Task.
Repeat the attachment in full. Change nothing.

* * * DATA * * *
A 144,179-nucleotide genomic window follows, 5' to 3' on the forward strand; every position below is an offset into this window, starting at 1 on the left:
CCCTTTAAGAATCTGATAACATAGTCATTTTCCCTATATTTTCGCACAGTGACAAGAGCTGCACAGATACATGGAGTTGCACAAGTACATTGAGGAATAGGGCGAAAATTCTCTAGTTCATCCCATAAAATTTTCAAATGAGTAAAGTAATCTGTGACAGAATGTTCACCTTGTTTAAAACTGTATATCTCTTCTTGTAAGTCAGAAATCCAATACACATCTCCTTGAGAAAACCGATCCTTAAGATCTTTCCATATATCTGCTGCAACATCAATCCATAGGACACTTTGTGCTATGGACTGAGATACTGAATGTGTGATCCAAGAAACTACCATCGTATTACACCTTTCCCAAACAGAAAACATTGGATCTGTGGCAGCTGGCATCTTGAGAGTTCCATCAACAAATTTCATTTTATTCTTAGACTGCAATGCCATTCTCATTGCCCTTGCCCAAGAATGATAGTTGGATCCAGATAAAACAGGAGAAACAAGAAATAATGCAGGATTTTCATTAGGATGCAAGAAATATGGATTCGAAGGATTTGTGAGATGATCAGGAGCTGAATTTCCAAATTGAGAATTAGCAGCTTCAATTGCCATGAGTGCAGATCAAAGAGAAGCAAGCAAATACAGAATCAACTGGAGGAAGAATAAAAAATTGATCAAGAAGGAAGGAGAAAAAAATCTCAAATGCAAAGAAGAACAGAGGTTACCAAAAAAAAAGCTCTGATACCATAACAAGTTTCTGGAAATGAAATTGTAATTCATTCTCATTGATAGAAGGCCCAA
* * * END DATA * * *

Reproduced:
A 144,179-nucleotide genomic window follows, 5' to 3' on the forward strand; every position below is an offset into this window, starting at 1 on the left:
CCCTTTAAGAATCTGATAACATAGTCATTTTCCCTATATTTTCGCACAGTGACAAGAGCTGCACAGATACATGGAGTTGCACAAGTACATTGAGGAATAGGGCGAAAATTCTCTAGTTCATCCCATAAAATTTTCAAATGAGTAAAGTAATCTGTGACAGAATGTTCACCTTGTTTAAAACTGTATATCTCTTCTTGTAAGTCAGAAATCCAATACACATCTCCTTGAGAAAACCGATCCTTAAGATCTTTCCATATATCTGCTGCAACATCAATCCATAGGACACTTTGTGCTATGGACTGAGATACTGAATGTGTGATCCAAGAAACTACCATCGTATTACACCTTTCCCAAACAGAAAACATTGGATCTGTGGCAGCTGGCATCTTGAGAGTTCCATCAACAAATTTCATTTTATTCTTAGACTGCAATGCCATTCTCATTGCCCTTGCCCAAGAATGATAGTTGGATCCAGATAAAACAGGAGAAACAAGAAATAATGCAGGATTTTCATTAGGATGCAAGAAATATGGATTCGAAGGATTTGTGAGATGATCAGGAGCTGAATTTCCAAATTGAGAATTAGCAGCTTCAATTGCCATGAGTGCAGATCAAAGAGAAGCAAGCAAATACAGAATCAACTGGAGGAAGAATAAAAAATTGATCAAGAAGGAAGGAGAAAAAAATCTCAAATGCAAAGAAGAACAGAGGTTACCAAAAAAAAAGCTCTGATACCATAACAAGTTTCTGGAAATGAAATTGTAATTCATTCTCATTGATAGAAGGCCCAA